ERIC Number: ED170842
Record Type: RIE
Publication Date: 1979
Reference Count: N/A
Craig v. Alabama University: Reverse Discrimination in Employment and Historical Black Colleges.
This paper presents an indepth analysis of Craig v. Alabama State University (ASU), a lawsuit involving charges of reverse discrimination in employment against a historical black college. The plaintiff, who felt that the nonrenewal of his contract was due to his race, won his suit against ASU for himself and all other whites similarly situated. The paper discusses the use of race in the Constitution, the current position of black colleges, the case itself, the decree, and the remedy. It concludes that ASU's administration refused to adequately defend the college's position and that the court failed to recognize the special mission of historical black colleges. If the case can still be appealed and won, the paper notes, black colleges will be allowed to consider race in the hiring of their faculty. Otherwise, if Craig is fully implemented, it could mean the death of historical black colleges. (Author/LD)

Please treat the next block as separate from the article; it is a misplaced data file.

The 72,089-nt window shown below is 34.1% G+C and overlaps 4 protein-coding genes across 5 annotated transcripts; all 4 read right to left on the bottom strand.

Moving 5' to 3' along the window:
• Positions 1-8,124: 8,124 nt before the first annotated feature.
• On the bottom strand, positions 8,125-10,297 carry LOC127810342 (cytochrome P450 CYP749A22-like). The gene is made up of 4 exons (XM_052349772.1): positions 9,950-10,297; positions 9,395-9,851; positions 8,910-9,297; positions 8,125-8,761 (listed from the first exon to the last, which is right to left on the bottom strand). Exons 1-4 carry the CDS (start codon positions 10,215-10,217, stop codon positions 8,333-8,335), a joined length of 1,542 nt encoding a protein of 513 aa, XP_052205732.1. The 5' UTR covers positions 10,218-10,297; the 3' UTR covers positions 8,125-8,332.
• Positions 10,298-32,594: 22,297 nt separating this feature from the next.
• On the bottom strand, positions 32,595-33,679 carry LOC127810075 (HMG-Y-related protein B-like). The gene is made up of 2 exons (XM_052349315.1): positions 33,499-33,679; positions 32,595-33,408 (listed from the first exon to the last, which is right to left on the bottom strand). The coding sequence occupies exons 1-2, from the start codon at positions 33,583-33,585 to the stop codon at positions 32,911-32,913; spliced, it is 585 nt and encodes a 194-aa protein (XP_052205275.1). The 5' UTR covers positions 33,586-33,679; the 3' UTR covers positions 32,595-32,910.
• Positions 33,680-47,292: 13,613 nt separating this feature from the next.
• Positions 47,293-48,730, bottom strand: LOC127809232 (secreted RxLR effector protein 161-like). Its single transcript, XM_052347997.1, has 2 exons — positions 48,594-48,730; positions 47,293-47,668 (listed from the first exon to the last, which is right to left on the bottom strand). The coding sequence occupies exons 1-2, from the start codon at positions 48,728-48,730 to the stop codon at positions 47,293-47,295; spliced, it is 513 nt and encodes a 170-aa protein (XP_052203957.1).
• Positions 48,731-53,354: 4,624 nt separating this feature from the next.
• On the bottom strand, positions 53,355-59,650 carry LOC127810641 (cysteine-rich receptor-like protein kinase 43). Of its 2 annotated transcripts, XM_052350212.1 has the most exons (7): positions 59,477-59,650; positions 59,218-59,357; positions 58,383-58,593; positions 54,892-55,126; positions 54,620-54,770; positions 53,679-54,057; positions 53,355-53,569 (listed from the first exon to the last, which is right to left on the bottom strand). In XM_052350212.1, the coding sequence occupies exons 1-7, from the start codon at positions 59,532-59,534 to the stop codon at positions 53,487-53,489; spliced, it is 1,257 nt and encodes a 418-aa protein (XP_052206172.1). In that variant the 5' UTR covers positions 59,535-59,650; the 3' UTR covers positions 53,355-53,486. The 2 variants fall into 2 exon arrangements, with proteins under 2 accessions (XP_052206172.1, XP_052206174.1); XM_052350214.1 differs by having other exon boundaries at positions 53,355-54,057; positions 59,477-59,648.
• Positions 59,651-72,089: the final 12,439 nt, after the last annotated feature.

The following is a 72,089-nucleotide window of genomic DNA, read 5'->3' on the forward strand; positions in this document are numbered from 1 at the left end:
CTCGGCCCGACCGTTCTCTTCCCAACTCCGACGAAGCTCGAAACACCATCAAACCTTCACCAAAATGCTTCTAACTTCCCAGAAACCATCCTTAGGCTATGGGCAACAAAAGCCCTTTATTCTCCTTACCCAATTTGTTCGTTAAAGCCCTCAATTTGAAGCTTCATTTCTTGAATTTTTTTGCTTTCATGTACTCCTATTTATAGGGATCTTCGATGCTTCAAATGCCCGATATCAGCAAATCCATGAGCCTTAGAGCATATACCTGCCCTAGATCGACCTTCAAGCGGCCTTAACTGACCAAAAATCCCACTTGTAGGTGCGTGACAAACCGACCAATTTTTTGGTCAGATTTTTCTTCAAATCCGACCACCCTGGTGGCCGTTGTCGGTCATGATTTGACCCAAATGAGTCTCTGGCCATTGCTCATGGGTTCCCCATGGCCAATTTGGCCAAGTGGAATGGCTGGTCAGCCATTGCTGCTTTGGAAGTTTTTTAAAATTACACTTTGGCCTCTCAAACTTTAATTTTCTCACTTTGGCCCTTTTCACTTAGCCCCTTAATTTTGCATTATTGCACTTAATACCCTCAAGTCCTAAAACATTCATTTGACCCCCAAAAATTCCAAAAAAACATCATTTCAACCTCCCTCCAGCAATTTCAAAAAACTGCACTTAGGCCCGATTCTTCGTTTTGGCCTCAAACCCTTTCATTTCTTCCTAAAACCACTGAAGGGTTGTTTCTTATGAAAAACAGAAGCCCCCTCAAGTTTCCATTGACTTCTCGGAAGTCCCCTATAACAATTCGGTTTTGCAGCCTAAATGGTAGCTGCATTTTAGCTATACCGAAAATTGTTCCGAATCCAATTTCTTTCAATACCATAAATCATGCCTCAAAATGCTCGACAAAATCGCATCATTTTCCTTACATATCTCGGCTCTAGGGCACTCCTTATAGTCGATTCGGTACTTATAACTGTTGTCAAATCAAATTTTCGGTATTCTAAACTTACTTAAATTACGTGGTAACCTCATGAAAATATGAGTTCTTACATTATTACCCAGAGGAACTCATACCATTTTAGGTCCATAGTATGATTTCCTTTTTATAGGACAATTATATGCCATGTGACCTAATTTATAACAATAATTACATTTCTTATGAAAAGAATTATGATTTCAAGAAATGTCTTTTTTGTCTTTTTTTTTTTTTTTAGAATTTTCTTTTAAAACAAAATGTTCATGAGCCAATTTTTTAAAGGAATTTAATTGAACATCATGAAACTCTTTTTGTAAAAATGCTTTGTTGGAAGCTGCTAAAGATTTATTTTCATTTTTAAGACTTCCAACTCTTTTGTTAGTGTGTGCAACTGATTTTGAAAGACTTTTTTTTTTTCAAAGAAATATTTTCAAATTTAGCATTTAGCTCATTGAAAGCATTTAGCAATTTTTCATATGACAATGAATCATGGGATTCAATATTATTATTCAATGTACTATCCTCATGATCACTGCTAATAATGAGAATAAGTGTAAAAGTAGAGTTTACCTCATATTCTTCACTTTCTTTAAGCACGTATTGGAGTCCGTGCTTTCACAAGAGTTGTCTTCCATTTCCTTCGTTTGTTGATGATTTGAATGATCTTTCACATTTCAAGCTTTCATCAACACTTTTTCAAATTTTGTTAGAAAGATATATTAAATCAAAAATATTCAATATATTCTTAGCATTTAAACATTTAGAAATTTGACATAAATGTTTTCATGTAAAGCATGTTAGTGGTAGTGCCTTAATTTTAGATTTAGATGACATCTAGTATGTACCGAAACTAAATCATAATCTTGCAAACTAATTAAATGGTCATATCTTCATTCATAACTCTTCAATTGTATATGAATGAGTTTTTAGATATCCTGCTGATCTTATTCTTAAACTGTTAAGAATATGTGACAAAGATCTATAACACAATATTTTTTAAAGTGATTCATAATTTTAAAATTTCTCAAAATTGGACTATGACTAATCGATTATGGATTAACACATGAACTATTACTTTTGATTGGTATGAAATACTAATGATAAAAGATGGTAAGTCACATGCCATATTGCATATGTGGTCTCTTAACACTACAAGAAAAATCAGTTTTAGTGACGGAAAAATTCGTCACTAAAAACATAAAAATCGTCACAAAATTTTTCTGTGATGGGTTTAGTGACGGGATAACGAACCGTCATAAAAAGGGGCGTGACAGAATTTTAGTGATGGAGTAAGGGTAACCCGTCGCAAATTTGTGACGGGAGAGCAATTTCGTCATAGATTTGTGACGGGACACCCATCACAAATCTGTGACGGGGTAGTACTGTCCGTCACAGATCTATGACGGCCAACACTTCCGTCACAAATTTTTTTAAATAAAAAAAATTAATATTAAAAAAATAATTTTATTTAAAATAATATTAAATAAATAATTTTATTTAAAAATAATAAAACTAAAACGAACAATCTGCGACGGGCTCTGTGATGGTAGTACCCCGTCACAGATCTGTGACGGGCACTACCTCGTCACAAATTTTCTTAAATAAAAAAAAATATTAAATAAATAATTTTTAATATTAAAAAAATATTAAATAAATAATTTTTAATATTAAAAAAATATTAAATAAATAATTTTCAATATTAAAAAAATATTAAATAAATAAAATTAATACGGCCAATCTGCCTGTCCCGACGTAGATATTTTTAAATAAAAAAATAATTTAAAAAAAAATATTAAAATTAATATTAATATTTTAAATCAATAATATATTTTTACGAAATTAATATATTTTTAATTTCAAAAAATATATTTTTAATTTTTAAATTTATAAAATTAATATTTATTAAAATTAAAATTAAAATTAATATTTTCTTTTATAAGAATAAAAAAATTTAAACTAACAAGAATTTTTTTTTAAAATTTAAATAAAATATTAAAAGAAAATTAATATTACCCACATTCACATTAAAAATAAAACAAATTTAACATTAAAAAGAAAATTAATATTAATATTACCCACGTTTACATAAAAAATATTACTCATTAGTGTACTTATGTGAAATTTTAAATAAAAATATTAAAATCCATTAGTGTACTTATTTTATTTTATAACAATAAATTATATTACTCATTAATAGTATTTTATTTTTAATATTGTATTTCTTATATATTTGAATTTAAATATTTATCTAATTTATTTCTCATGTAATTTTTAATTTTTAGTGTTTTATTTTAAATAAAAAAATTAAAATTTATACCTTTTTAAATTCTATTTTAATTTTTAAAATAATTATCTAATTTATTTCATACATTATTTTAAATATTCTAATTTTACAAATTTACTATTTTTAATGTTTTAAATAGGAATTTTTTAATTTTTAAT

Descriptors: Black Colleges, Court Litigation, Higher Education, Reverse Discrimination, Speeches, Teacher Employment
Not available separately; See EA 011 580
Publication Type: Legal/Legislative/Regulatory Materials; Opinion Papers; Speeches/Meeting Papers
Education Level: N/A
Authoring Institution: National Organization on Legal Problems of Education, Topeka, KS.
Identifiers: Craig v Alabama State University
Note: Chapter 8 of "Contemporary Legal Issues in Education" (EA 011 580); For related documents, see EA 011 580-581 and EA 011 583-598 ; Paper presented at the 1978 Annual Convention of the National Organization on Legal Problems of Education